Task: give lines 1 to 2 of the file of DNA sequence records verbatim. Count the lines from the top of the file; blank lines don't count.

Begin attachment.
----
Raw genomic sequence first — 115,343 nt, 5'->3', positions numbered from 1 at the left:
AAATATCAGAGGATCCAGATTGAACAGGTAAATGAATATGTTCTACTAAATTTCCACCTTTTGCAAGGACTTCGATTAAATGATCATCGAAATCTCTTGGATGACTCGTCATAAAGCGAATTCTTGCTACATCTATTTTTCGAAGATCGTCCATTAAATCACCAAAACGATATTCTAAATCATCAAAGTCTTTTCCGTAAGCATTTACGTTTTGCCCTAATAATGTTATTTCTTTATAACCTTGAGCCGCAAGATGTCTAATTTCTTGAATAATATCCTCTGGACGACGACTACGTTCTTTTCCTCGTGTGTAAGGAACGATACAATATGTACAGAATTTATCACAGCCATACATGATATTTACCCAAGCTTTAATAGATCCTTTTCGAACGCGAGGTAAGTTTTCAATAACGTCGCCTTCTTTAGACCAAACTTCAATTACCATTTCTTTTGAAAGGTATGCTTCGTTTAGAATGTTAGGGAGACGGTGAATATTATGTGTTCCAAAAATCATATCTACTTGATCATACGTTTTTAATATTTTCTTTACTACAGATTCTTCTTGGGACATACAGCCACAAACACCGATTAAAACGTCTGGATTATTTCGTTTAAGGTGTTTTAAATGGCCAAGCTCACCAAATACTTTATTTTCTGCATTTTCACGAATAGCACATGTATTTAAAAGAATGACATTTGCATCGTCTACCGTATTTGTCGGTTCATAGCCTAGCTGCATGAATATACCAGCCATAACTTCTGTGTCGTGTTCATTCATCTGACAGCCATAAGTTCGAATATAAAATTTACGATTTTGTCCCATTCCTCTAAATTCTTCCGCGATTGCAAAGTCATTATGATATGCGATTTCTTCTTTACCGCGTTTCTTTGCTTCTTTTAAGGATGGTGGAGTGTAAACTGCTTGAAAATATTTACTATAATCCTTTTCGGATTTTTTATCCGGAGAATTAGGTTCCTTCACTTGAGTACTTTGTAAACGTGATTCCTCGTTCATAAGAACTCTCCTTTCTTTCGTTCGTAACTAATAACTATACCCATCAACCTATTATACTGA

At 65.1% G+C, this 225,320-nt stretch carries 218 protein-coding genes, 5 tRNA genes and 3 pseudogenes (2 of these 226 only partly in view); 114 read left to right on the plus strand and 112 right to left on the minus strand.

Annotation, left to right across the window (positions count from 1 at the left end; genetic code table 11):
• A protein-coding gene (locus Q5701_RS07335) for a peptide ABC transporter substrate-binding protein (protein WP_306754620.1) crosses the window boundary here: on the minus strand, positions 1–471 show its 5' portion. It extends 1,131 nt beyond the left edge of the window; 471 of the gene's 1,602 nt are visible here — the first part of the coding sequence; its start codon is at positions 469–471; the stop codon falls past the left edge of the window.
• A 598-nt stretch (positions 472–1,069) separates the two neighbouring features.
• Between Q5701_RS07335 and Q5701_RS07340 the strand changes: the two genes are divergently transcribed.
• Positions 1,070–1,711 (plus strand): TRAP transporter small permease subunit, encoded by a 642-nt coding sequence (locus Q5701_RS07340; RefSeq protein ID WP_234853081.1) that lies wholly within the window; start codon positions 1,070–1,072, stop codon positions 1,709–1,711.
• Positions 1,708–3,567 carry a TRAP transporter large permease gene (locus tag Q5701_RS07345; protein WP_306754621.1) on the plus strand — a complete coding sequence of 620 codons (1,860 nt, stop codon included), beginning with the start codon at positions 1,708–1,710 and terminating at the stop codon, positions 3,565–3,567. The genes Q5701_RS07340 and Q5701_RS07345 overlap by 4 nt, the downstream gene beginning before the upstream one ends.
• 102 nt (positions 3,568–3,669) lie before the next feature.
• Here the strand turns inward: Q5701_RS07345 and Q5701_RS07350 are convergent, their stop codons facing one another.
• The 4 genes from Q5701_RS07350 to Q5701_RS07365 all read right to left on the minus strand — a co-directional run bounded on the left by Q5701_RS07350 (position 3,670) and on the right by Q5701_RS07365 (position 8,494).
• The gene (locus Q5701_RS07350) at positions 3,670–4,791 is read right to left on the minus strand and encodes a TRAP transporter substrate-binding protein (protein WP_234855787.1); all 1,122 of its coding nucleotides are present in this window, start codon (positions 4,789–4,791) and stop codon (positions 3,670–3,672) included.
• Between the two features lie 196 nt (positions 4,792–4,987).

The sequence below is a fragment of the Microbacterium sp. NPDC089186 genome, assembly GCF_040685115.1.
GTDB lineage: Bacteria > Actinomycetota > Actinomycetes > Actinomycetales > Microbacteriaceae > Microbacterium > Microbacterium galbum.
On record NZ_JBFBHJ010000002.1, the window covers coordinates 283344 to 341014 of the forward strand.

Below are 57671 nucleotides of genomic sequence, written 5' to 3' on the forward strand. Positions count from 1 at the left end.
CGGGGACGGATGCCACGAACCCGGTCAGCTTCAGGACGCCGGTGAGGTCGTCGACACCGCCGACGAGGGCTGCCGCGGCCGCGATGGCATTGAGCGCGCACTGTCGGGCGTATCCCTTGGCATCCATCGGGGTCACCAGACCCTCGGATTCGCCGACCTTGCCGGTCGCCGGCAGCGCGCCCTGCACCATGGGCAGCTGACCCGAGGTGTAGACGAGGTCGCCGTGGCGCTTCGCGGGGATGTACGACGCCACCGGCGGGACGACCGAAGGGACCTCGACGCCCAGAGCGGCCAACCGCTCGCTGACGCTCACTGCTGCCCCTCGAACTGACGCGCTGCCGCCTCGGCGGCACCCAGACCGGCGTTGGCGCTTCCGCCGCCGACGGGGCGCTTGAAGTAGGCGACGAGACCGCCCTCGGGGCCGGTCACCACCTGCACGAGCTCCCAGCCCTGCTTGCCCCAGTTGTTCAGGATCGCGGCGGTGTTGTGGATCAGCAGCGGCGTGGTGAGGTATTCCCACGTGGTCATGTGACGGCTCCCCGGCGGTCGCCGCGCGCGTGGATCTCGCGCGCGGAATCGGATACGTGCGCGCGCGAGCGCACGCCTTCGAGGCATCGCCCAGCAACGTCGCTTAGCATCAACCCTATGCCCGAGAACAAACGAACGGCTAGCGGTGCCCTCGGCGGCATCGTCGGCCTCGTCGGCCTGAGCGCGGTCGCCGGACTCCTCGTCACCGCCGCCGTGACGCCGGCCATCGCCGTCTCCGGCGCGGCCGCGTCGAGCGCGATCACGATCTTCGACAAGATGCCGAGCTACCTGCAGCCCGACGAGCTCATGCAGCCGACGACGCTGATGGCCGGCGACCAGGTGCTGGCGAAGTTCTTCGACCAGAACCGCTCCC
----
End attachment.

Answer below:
Raw genomic sequence first — 115,343 nt, 5'->3', positions numbered from 1 at the left:
AAATATCAGAGGATCCAGATTGAACAGGTAAATGAATATGTTCTACTAAATTTCCACCTTTTGCAAGGACTTCGATTAAATGATCATCGAAATCTCTTGGATGACTCGTCATAAAGCGAATTCTTGCTACATCTATTTTTCGAAGATCGTCCATTAAATCACCAAAACGATATTCTAAATCATCAAAGTCTTTTCCGTAAGCATTTACGTTTTGCCCTAATAATGTTATTTCTTTATAACCTTGAGCCGCAAGATGTCTAATTTCTTGAATAATATCCTCTGGACGACGACTACGTTCTTTTCCTCGTGTGTAAGGAACGATACAATATGTACAGAATTTATCACAGCCATACATGATATTTACCCAAGCTTTAATAGATCCTTTTCGAACGCGAGGTAAGTTTTCAATAACGTCGCCTTCTTTAGACCAAACTTCAATTACCATTTCTTTTGAAAGGTATGCTTCGTTTAGAATGTTAGGGAGACGGTGAATATTATGTGTTCCAAAAATCATATCTACTTGATCATACGTTTTTAATATTTTCTTTACTACAGATTCTTCTTGGGACATACAGCCACAAACACCGATTAAAACGTCTGGATTATTTCGTTTAAGGTGTTTTAAATGGCCAAGCTCACCAAATACTTTATTTTCTGCATTTTCACGAATAGCACATGTATTTAAAAGAATGACATTTGCATCGTCTACCGTATTTGTCGGTTCATAGCCTAGCTGCATGAATATACCAGCCATAACTTCTGTGTCGTGTTCATTCATCTGACAGCCATAAGTTCGAATATAAAATTTACGATTTTGTCCCATTCCTCTAAATTCTTCCGCGATTGCAAAGTCATTATGATATGCGATTTCTTCTTTACCGCGTTTCTTTGCTTCTTTTAAGGATGGTGGAGTGTAAACTGCTTGAAAATATTTACTATAATCCTTTTCGGATTTTTTATCCGGAGAATTAGGTTCCTTCACTTGAGTACTTTGTAAACGTGATTCCTCGTTCATAAGAACTCTCCTTTCTTTCGTTCGTAACTAATAACTATACCCATCAACCTATTATACTGA